Let $(\pi_1, V_1), ... , (\pi_t,V_t)$ be all the irreducible representations of a finite group $G$ over the complex numbers with respective degrees $n_i$ and characters $\chi_i$. If $(\rho,V)$ is the left regular representation of $G$, then the number of times $\pi_i$ occurs in $V$ is $n_i$. I'm a bit confused on the following problem:

Suppose $(\phi,W)$ is an $n < \infty$-dimensional representation of $G$ with character $\chi$, and that $\chi(g) = 0$ for $g \neq 1_G$. Show that $\phi$ is an integral multiple of the character $\lambda$ of $\rho$.

Well, the number of times $\pi_i$ occurs in $W$ is $$(\phi, \pi_i) = \frac{1}{|G|} \sum\limits_{g \in G} \chi(g) \chi_i(g^{-1}) = \frac{n}{|G|}n_i$$ and so $$ \chi = \sum\limits_{i=1}^t (\phi,\pi_i) \chi_i = \frac{n}{|G|} \sum\limits_{i=1}^t n_i \chi_i = \frac{n}{|G|} \lambda$$ That was easy enough, but how can I be sure that $\frac{n}{|G|}$ is actually an integer? Is there something obvious about this? Certainly $\frac{n}{|G|}n_i$ has to be an integer, hence so does $\frac{n^2}{|G|^2}n_i^2$, and hence so does $$\sum\limits_{i=1}^t \frac{n^2}{|G|^2}n_i^2 =\frac{n^2}{|G|^2}\sum\limits_{i=1}^t n_i^2=\frac{n^2}{|G|^2}|G| = \frac{n^2}{|G|}$$ That's close, but not quite what I need to prove.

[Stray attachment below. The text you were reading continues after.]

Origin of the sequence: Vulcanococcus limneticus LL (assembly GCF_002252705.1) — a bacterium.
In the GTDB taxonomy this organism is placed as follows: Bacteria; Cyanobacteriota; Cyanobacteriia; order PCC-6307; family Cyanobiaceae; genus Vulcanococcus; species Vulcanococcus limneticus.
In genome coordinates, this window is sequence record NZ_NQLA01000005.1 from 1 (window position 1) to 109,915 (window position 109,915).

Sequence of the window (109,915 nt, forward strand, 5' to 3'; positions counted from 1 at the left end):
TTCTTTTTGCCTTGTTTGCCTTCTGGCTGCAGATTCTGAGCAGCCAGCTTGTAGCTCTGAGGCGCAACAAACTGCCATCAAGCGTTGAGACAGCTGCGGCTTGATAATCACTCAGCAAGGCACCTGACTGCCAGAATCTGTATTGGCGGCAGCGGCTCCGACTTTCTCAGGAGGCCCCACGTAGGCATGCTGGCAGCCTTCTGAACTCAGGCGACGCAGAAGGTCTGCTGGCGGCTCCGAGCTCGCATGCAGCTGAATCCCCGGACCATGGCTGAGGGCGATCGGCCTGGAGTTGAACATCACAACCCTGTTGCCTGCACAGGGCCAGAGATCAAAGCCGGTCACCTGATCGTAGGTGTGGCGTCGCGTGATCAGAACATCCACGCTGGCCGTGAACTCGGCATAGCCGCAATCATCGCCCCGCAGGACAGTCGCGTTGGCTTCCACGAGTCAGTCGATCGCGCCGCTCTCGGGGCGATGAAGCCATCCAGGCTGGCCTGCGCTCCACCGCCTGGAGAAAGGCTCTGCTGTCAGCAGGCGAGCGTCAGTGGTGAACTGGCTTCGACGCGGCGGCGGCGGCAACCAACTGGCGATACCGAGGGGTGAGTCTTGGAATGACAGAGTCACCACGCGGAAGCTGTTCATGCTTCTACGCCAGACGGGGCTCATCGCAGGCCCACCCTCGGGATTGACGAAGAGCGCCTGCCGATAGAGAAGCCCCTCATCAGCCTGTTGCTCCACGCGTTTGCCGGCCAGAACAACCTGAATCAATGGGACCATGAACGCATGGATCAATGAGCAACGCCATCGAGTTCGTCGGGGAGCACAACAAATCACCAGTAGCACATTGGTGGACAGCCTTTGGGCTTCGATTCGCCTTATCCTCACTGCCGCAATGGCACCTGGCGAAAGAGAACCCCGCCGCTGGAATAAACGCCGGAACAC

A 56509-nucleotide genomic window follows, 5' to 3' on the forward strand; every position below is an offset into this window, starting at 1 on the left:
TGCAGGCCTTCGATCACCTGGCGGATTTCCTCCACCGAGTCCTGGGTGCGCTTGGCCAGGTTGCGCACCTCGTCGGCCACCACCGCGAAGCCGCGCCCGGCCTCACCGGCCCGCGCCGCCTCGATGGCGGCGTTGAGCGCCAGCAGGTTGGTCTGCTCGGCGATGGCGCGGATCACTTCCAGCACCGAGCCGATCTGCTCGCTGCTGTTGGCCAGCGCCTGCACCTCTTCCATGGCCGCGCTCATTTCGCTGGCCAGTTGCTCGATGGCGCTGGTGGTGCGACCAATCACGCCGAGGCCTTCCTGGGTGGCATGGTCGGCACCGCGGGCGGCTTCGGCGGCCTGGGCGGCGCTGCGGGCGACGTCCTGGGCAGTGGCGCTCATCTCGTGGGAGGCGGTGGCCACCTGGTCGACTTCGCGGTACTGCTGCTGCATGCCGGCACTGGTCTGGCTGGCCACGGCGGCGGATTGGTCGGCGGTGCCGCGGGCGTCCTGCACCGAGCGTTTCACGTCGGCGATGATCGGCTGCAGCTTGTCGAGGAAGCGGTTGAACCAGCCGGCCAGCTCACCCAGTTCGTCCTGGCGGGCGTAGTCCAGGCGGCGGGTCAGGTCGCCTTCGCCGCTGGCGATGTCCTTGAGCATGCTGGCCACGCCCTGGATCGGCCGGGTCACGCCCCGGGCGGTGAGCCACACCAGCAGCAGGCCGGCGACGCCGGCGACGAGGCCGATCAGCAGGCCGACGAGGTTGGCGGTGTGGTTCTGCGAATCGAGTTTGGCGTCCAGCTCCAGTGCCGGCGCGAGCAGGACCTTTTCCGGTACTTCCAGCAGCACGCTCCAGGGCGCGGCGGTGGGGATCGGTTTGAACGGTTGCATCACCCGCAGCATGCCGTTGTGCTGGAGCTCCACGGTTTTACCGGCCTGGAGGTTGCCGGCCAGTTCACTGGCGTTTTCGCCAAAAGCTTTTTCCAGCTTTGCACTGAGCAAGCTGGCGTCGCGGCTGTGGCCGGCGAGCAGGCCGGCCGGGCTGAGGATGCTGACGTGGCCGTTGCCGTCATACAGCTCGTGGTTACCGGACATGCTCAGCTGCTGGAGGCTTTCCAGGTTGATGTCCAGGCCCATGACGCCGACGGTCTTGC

• 1
    $\begingroup$ For the trivial representation, $n_i = 1$. $\endgroup$ – Joey Zou Jan 1 '16 at 2:03
  • 1
    $\begingroup$ I conjecture that Joey Zou was hinting at the following argument. The trivial representation has multiplicity 1 in the regular representation, so it has multiplicity $n/|G|$ in your representation with character $\chi$. But the multiplicity of any irreducible representation in any (actual) representation is an integer. $\endgroup$ – Andreas Blass Jan 1 '16 at 2:25
  • $\begingroup$ Thanks, I forgot about the trivial representation. $\endgroup$ – D_S Jan 1 '16 at 2:30

Your Answer

By clicking “Post Your Answer”, you agree to our terms of service, privacy policy and cookie policy

Browse other questions tagged or ask your own question.